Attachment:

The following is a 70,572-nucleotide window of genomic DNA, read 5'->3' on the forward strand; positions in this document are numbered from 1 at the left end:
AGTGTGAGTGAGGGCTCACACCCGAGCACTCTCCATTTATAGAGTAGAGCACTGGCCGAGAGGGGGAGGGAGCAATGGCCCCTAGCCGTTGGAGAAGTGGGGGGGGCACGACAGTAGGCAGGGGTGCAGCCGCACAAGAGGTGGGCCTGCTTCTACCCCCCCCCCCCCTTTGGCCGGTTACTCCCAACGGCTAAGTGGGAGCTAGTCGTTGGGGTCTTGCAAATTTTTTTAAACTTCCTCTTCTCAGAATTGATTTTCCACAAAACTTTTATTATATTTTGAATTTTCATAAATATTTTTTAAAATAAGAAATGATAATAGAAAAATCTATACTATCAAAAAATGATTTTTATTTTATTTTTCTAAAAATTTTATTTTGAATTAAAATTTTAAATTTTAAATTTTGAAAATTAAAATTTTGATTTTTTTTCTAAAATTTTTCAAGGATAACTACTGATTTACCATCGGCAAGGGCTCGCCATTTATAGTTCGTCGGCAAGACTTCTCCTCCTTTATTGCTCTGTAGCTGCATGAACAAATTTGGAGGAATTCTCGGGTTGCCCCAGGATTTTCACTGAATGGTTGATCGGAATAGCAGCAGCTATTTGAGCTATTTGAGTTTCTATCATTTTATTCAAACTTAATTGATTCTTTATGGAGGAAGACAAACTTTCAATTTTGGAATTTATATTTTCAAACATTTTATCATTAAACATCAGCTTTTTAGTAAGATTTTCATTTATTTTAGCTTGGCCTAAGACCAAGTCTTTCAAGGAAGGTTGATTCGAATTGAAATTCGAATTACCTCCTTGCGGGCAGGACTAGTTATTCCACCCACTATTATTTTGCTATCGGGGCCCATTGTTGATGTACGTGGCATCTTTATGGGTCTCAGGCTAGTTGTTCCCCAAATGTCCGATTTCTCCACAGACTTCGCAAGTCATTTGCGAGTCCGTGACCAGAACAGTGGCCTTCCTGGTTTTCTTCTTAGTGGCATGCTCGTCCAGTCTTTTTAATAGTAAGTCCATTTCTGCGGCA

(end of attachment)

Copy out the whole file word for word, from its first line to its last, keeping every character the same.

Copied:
The following is a 70,572-nucleotide window of genomic DNA, read 5'->3' on the forward strand; positions in this document are numbered from 1 at the left end:
AGTGTGAGTGAGGGCTCACACCCGAGCACTCTCCATTTATAGAGTAGAGCACTGGCCGAGAGGGGGAGGGAGCAATGGCCCCTAGCCGTTGGAGAAGTGGGGGGGGCACGACAGTAGGCAGGGGTGCAGCCGCACAAGAGGTGGGCCTGCTTCTACCCCCCCCCCCCCTTTGGCCGGTTACTCCCAACGGCTAAGTGGGAGCTAGTCGTTGGGGTCTTGCAAATTTTTTTAAACTTCCTCTTCTCAGAATTGATTTTCCACAAAACTTTTATTATATTTTGAATTTTCATAAATATTTTTTAAAATAAGAAATGATAATAGAAAAATCTATACTATCAAAAAATGATTTTTATTTTATTTTTCTAAAAATTTTATTTTGAATTAAAATTTTAAATTTTAAATTTTGAAAATTAAAATTTTGATTTTTTTTCTAAAATTTTTCAAGGATAACTACTGATTTACCATCGGCAAGGGCTCGCCATTTATAGTTCGTCGGCAAGACTTCTCCTCCTTTATTGCTCTGTAGCTGCATGAACAAATTTGGAGGAATTCTCGGGTTGCCCCAGGATTTTCACTGAATGGTTGATCGGAATAGCAGCAGCTATTTGAGCTATTTGAGTTTCTATCATTTTATTCAAACTTAATTGATTCTTTATGGAGGAAGACAAACTTTCAATTTTGGAATTTATATTTTCAAACATTTTATCATTAAACATCAGCTTTTTAGTAAGATTTTCATTTATTTTAGCTTGGCCTAAGACCAAGTCTTTCAAGGAAGGTTGATTCGAATTGAAATTCGAATTACCTCCTTGCGGGCAGGACTAGTTATTCCACCCACTATTATTTTGCTATCGGGGCCCATTGTTGATGTACGTGGCATCTTTATGGGTCTCAGGCTAGTTGTTCCCCAAATGTCCGATTTCTCCACAGACTTCGCAAGTCATTTGCGAGTCCGTGACCAGAACAGTGGCCTTCCTGGTTTTCTTCTTAGTGGCATGCTCGTCCAGTCTTTTTAATAGTAAGTCCATTTCTGCGGCA